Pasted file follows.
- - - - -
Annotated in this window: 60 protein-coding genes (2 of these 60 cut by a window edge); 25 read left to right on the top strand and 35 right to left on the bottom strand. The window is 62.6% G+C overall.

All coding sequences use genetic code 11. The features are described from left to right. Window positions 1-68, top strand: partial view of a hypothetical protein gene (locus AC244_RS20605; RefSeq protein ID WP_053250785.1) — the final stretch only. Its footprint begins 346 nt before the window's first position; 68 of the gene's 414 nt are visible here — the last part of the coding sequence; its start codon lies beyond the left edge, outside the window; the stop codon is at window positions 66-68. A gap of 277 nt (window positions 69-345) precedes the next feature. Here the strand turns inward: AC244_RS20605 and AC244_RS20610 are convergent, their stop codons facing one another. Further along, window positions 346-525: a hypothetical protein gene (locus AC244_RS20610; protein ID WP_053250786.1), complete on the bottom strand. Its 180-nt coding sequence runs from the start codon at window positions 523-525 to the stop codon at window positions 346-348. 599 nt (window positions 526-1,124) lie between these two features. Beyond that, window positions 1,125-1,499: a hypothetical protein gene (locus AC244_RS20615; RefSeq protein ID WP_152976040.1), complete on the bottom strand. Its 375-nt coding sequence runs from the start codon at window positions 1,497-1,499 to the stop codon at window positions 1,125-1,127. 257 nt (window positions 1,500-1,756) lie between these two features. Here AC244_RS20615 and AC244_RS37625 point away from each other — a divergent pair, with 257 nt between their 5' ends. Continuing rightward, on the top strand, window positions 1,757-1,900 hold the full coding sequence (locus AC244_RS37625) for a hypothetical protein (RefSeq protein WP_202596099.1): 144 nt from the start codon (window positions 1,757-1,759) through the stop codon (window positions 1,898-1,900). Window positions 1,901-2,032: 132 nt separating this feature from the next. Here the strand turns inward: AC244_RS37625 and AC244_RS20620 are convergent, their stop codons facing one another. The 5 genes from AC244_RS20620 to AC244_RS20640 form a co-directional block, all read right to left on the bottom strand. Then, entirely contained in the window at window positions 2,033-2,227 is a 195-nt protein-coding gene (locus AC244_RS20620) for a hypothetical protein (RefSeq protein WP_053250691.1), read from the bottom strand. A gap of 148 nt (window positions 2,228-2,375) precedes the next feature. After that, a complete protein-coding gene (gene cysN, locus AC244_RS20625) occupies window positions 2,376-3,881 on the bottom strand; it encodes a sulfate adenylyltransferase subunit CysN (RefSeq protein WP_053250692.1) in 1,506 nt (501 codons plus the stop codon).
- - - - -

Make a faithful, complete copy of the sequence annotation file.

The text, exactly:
Annotated in this window: 60 protein-coding genes (2 of these 60 cut by a window edge); 25 read left to right on the top strand and 35 right to left on the bottom strand. The window is 62.6% G+C overall.

All coding sequences use genetic code 11. The features are described from left to right. Window positions 1-68, top strand: partial view of a hypothetical protein gene (locus AC244_RS20605; RefSeq protein ID WP_053250785.1) — the final stretch only. Its footprint begins 346 nt before the window's first position; 68 of the gene's 414 nt are visible here — the last part of the coding sequence; its start codon lies beyond the left edge, outside the window; the stop codon is at window positions 66-68. A gap of 277 nt (window positions 69-345) precedes the next feature. Here the strand turns inward: AC244_RS20605 and AC244_RS20610 are convergent, their stop codons facing one another. Further along, window positions 346-525: a hypothetical protein gene (locus AC244_RS20610; protein ID WP_053250786.1), complete on the bottom strand. Its 180-nt coding sequence runs from the start codon at window positions 523-525 to the stop codon at window positions 346-348. 599 nt (window positions 526-1,124) lie between these two features. Beyond that, window positions 1,125-1,499: a hypothetical protein gene (locus AC244_RS20615; RefSeq protein ID WP_152976040.1), complete on the bottom strand. Its 375-nt coding sequence runs from the start codon at window positions 1,497-1,499 to the stop codon at window positions 1,125-1,127. 257 nt (window positions 1,500-1,756) lie between these two features. Here AC244_RS20615 and AC244_RS37625 point away from each other — a divergent pair, with 257 nt between their 5' ends. Continuing rightward, on the top strand, window positions 1,757-1,900 hold the full coding sequence (locus AC244_RS37625) for a hypothetical protein (RefSeq protein WP_202596099.1): 144 nt from the start codon (window positions 1,757-1,759) through the stop codon (window positions 1,898-1,900). Window positions 1,901-2,032: 132 nt separating this feature from the next. Here the strand turns inward: AC244_RS37625 and AC244_RS20620 are convergent, their stop codons facing one another. The 5 genes from AC244_RS20620 to AC244_RS20640 form a co-directional block, all read right to left on the bottom strand. Then, entirely contained in the window at window positions 2,033-2,227 is a 195-nt protein-coding gene (locus AC244_RS20620) for a hypothetical protein (RefSeq protein WP_053250691.1), read from the bottom strand. A gap of 148 nt (window positions 2,228-2,375) precedes the next feature. After that, a complete protein-coding gene (gene cysN, locus AC244_RS20625) occupies window positions 2,376-3,881 on the bottom strand; it encodes a sulfate adenylyltransferase subunit CysN (RefSeq protein WP_053250692.1) in 1,506 nt (501 codons plus the stop codon).